The future jobs are in the zero emissions global economy. The outcome of the recent Federal election may be seen as the result of the conflict between the environment and jobs. The Coalition gained 23 of the 30 seats in Queensland and it looks like they will have a total 77 seats in the new Parliament and the ALP 68 with six independents. The major issue in the seats won by the Coalition in Queensland is the level of unemployment and the Adani coal mining project held out the prospect of more jobs for Queensland. The Coalition expressed support for coal mining.
However, Professor Ross Garnaut, in the last of six recent lectures on Climate Change discussed “Australia - The superpower of the zero emissions global economy” (www.rossgarnaut.com.au). Ross Garnaut is an economist whose career has been built around the analysis of and practice of policy connected to development, economics and international relations in Australia, Asia and the Pacific. This includes being principal economic adviser to the Prime Minister Bob Hawke, producing the Garnaut Climate Change Review in 2008 and appointment as independent expert to the Multy-Party Climate Change Committee in 2010.
In his lecture Ross Garnaut discusses the decline of the coal industry and the opportunities arising for Australia in a global economy which is moving towards zero emissions. Garnaut sets out the industries where Australia, because of its natural and other characteristics will have a competitive advantage. One example included in the lecture is land sequestration. This is essentially revegetation of the landscape starting with arresting current land clearing rates. Ross Garnaut discusses gaining export earnings by selling emissions offsets that could be generated under this initiative.
This, as expected, requires national policy to support rather than hinder a move away from coal. Ross Garnaut points out the success of the national emissions trading scheme before it was dismantled by the Federal Government in 2014. What Ross Garnaut’s lecture shows is that supporting the coal industry is not the way to create jobs. The future jobs are in the zero emissions global economy.
City of Ryde Council’s Works and Community Committee resolved to place their proposal for Wildlife Protection Areas on public exhibition. The proposal includes Field of Mars Reserve, Kittys Creek corridor and Terrys Creek corridor. It is proposed that Field of Mars Reserve be declared Category 1 Wildlife Protection Area (cats and dogs both prohibited) and Kittys Creek corridor and Terrys Creek corridor be Category 2 (cats prohibited, dogs allowed on-leash).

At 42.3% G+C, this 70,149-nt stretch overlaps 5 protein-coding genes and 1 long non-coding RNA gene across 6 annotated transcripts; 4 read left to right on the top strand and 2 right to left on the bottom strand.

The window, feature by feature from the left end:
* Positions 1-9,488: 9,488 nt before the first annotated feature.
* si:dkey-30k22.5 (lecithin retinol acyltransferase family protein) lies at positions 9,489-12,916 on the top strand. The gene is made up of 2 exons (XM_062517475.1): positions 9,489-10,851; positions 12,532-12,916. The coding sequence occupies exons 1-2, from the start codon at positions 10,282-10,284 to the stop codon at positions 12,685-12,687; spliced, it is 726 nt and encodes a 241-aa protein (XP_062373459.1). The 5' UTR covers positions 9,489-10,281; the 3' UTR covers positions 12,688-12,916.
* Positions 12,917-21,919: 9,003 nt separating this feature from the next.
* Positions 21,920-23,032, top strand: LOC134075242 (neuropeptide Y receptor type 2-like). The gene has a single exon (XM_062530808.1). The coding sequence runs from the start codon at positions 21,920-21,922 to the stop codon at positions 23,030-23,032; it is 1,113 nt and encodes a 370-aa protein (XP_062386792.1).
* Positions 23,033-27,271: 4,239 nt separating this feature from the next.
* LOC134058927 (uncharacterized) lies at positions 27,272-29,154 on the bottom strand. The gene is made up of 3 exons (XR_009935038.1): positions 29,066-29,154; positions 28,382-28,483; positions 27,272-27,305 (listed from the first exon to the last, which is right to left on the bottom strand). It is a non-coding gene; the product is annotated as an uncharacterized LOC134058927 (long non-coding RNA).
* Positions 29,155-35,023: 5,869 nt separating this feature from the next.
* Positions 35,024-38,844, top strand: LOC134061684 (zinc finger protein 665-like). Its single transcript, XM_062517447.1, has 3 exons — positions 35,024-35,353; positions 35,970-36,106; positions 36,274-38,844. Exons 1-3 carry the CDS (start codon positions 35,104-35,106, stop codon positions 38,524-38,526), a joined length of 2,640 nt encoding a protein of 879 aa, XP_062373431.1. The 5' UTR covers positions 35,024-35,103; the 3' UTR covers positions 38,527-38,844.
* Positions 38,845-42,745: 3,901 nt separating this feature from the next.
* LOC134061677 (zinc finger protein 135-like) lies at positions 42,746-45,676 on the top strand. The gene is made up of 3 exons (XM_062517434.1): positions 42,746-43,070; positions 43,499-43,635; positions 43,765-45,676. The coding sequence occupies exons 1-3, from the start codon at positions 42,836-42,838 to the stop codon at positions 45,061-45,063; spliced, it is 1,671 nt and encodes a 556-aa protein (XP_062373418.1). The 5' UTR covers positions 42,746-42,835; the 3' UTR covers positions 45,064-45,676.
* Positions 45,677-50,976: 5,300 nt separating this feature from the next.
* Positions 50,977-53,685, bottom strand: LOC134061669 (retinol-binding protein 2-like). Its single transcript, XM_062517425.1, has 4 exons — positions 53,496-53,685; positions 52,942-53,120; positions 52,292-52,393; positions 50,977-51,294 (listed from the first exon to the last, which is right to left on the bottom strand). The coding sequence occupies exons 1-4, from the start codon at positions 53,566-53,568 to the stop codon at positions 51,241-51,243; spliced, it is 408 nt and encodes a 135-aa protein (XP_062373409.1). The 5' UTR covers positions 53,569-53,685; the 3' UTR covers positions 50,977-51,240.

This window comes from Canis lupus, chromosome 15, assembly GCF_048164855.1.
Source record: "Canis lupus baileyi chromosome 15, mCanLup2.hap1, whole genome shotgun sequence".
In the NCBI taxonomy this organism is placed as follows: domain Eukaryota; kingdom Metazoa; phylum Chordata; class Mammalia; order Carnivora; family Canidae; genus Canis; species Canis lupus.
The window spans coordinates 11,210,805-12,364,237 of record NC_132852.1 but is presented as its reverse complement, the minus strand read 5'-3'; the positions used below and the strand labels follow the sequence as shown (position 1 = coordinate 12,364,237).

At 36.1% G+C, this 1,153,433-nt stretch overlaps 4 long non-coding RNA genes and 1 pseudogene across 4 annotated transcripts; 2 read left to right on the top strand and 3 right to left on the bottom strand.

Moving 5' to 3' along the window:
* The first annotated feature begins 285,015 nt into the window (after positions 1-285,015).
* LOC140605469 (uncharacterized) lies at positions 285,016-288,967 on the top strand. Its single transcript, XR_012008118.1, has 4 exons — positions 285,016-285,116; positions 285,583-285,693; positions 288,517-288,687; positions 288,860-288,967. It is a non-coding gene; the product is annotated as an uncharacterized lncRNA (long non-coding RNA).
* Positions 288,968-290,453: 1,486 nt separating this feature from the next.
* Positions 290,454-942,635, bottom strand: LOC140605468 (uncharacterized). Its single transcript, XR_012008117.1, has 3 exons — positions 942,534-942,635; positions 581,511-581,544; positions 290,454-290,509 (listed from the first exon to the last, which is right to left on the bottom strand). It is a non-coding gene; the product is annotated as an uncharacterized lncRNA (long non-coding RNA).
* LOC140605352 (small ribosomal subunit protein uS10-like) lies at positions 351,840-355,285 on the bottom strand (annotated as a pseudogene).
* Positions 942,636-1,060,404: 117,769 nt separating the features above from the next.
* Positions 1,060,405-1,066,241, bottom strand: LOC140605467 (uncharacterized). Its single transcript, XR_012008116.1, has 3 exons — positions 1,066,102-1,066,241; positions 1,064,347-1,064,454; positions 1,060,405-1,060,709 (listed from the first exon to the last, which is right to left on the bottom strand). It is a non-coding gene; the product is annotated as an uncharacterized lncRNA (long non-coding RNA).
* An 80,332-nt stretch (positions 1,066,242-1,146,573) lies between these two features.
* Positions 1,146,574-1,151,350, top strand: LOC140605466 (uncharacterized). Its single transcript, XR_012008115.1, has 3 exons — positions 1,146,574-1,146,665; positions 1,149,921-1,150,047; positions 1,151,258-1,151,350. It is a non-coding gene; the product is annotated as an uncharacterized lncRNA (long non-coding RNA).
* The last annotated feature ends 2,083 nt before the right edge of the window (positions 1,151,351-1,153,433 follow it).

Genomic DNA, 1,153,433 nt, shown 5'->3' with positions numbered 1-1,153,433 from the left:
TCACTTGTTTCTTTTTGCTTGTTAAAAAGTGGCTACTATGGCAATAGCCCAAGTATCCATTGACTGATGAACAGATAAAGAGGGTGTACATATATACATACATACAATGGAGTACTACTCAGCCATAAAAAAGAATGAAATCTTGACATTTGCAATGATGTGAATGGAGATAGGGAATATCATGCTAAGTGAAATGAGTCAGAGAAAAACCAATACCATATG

There is extensive community consultation including letter box drops within 250m of the reserve, signage, information online, notice in the Northern District Times and ‘drop-in sessions’ at each area. The Field of Mars ‘drop-in session’ was on the same day as our Birds event.
We urge members to support this proposal for the Field of Mars Reserve. There is no plan to reduce the level of protection. If there are very compelling reasons not to declare Field of Mars Reserve a Category 1 Wildlife Protection Area, there is no possibility that it would be declared a Category 2 Wildlife Protection Area, permitting access for dogs. Regardless of the outcome of the consultation there would also be no change to the current classification as a Wildlife Refuge.
On 22 May, members with email were sent the following:
The City of Ryde is seeking your feedback on the proposal to declare Wildlife Protection Areas in three high conservation bushland corridors, including Field of Mars Reserve, Terrys Creek corridor and Kittys Creek corridor:
Field of Mars Reserve - Category 1 Wildlife Protection Area (will continue to prohibit both dogs and cats from entering the reserve)
Kittys Creek Corridor - Category 2 Wildlife Protection Area (allows dogs to be walked on leash but prohibits cats in the parks and reserves)
Terrys Creek Corridor - Category 2 Wildlife Protection Area (allows dogs to be walked on leash but prohibits cats in the parks and reserves)
What are Wildlife Protection Areas?
Wildlife Protection Areas are declared for the protection of our unique native animals and their habitats under the NSW Companion Animals Act 1998.
Wildlife Protection Areas can be declared as one of two categories: